We broke every diving rule: Thai rescue cave diver
Dubai - Brown was part of the team of expert divers who helped in rescuing 12 Thai students and their coach stranded inside a complex cave network.
Don't do things like an average person because you will never really make a difference, advised Canadian cave diving explorer Erik Brown, known for his crucial role in the Thai caves rescue operation in 2018.
Brown was part of the team of expert divers who helped in the herculean task of rescuing 12 Thai students and their coach stranded inside a complex cave network in Thailand. Erik, who spent 63 hours inside the cave, shared his story during the fifth Middle East Dive and Fish Expo that took place at the Dubai World Trade Centre from January 9 to 11.
"You never know how your talents might help save lives which is why you must find what you love and excel in it, no matter how big or small. I didn't get into scuba diving thinking I would ever get involved in such a situation. I had a passion for the sport and it gave me a chance to serve the world and the feeling is indescribable," Brown told Khaleej Times.
He said there are things that one learns only through experience. "I want to share that with the world as you won't find any of that in books. The Thai cave rescue call happened overnight for me. I was just chilling at a beach in Thailand when I got a call to help in the rescue. Two days later I was in the caves helping get the boys out of the perilous caves."
Life or death situation
"It is not a dive that you would ever do with the consequences that we were faced with. There was zero visibility and increasing water level and complex network of caves and no one would want to dive in that situation. Time was crucial as the boys were already untraceable for nine days. We knew that if we decided not to go, chances of the boys coming out alive would be bleak. It was almost a life or death kind of situation and we had to break almost every diving rule we had learned in that situation.
"Meticulous planning, good decision making, teamwork, courage, kindness and humanity were key qualities that helped to make the mission successful. We broke into teams: One team was responsible for putting the line inside the cave that would help divers find their way in and out of the cave network. It took us almost eight days to find the kids but jubilation quickly gave way to the realisation that their rescue would be extremely dangerous," said Brown, about the mental, physical and emotional abilities the 13 member international diving experts took for the 'almost impossible task'.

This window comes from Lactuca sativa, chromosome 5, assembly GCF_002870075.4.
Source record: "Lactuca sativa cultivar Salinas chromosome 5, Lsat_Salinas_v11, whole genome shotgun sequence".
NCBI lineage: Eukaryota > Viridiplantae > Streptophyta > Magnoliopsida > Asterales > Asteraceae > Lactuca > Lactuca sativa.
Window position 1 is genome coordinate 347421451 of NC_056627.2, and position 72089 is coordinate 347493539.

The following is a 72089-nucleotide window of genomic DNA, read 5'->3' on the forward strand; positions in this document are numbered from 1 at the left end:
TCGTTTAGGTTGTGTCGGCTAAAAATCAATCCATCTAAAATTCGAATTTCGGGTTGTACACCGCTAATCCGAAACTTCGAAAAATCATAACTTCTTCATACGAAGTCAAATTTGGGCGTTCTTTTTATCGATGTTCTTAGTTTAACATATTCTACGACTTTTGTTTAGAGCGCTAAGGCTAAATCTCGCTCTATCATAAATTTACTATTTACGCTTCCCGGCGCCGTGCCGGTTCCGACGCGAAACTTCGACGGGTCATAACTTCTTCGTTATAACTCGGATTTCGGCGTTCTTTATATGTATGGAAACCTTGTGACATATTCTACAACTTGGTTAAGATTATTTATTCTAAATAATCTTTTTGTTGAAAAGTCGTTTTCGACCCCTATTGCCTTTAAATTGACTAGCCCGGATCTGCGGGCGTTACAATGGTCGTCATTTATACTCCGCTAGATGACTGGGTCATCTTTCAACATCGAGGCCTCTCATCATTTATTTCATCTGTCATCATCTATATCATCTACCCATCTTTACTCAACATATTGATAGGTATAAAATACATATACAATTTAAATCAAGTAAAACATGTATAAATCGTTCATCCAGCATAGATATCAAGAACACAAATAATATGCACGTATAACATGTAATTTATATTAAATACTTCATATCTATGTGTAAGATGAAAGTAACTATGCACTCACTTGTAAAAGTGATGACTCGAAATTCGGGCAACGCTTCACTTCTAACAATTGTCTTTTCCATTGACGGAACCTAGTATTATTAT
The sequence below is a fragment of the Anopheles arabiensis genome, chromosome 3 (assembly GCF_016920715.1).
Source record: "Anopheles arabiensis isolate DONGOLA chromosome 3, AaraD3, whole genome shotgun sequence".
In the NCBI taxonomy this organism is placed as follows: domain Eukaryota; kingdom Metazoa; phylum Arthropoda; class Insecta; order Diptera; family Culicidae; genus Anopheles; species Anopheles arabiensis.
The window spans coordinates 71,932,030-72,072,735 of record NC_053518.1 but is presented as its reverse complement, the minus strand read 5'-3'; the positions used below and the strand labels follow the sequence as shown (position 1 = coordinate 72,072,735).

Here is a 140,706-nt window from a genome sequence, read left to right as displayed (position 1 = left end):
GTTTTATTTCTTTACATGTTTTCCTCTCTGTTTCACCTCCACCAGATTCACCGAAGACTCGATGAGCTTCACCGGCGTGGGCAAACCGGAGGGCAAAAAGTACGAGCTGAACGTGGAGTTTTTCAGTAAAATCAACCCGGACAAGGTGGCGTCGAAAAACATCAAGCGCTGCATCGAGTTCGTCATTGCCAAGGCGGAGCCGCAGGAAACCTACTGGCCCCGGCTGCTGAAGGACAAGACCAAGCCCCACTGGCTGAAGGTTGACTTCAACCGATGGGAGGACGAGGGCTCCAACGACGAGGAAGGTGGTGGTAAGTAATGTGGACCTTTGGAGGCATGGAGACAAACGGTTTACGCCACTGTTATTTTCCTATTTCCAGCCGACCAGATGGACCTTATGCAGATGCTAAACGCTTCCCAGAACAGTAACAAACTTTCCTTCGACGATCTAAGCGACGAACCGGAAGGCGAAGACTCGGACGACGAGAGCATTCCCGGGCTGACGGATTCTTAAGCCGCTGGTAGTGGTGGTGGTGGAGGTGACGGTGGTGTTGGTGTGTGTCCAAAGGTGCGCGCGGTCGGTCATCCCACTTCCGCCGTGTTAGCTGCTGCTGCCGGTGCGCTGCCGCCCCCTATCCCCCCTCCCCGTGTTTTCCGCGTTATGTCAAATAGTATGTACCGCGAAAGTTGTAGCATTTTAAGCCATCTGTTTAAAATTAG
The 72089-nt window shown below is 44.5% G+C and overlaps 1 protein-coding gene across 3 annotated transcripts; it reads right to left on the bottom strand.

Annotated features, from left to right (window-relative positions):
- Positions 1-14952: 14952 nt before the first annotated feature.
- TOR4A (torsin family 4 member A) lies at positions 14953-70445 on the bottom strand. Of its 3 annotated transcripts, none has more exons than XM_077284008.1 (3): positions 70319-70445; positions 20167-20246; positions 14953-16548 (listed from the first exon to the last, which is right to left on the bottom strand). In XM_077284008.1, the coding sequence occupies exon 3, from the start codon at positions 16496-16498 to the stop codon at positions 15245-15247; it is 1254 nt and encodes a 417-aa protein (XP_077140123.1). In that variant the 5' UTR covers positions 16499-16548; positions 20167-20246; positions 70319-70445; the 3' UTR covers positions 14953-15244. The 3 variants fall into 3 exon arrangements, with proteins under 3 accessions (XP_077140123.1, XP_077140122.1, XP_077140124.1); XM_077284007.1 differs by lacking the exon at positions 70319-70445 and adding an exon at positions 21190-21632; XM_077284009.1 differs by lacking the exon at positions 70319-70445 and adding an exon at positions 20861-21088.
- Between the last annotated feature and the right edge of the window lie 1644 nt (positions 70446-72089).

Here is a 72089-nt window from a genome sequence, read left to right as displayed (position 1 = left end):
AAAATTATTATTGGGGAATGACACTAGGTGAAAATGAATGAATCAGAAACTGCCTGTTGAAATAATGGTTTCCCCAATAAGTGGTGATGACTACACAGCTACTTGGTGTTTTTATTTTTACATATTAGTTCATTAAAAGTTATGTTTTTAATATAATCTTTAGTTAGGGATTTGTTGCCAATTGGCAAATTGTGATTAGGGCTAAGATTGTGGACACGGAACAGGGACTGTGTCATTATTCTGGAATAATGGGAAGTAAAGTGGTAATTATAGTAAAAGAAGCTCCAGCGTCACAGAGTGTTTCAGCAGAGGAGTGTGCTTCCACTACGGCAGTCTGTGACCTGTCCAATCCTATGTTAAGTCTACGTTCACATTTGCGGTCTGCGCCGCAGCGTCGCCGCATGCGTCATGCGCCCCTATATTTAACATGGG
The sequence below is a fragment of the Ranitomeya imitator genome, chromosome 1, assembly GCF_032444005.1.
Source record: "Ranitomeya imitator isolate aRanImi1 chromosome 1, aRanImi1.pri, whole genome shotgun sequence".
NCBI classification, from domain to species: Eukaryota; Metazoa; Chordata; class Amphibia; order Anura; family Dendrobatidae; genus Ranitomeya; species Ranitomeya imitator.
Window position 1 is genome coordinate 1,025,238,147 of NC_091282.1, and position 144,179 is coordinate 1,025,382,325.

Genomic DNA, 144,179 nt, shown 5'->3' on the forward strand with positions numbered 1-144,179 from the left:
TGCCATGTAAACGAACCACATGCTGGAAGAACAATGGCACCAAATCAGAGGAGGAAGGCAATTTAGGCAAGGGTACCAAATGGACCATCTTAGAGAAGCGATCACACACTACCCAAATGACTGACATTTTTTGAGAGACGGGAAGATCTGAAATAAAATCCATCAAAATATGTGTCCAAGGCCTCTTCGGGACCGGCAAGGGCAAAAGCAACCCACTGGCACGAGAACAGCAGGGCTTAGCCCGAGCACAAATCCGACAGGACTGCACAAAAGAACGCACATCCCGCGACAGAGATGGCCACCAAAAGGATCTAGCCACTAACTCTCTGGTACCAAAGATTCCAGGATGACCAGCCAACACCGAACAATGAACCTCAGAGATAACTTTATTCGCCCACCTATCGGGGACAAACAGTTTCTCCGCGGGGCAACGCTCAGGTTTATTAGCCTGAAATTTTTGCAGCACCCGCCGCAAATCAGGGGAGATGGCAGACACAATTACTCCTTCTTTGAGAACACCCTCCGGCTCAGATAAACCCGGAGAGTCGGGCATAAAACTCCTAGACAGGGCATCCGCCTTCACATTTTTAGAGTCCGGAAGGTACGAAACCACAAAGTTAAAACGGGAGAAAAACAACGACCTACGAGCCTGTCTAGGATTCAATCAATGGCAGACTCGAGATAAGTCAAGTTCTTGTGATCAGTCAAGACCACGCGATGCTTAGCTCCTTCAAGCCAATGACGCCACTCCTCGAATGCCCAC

"The children had to be sedated before being brought out of the cave, and we had a doctor diver as part of the rescue group. He administered drugs to keep the children unconscious until they were brought out of the 3km cave. Bringing out each kid took about three to four hours," Brown said.
"I was stationed at one of the chambers and had to change oxygen tanks as the children were brought from one cave chamber to another. The kids had to be completely packed with their hands tied and full face masks, like those worn by firefighters."
The team lost two Thai navy seals in the operation - one during the process, and another, a year after the rescue mission due to some blood infection he got during the mission.
Challenges during the mission were numerous, he said. "We had so many factors to be concerned - getting lost underwater which will create panic, running out of oxygen, getting in fish traps or getting entangled in the lines put to find our way out, hitting our heads and bodies into rocks. Apart from this, the main concern was how to bring the kids out as they did not how to even swim and even if they did, this was not a normal swim."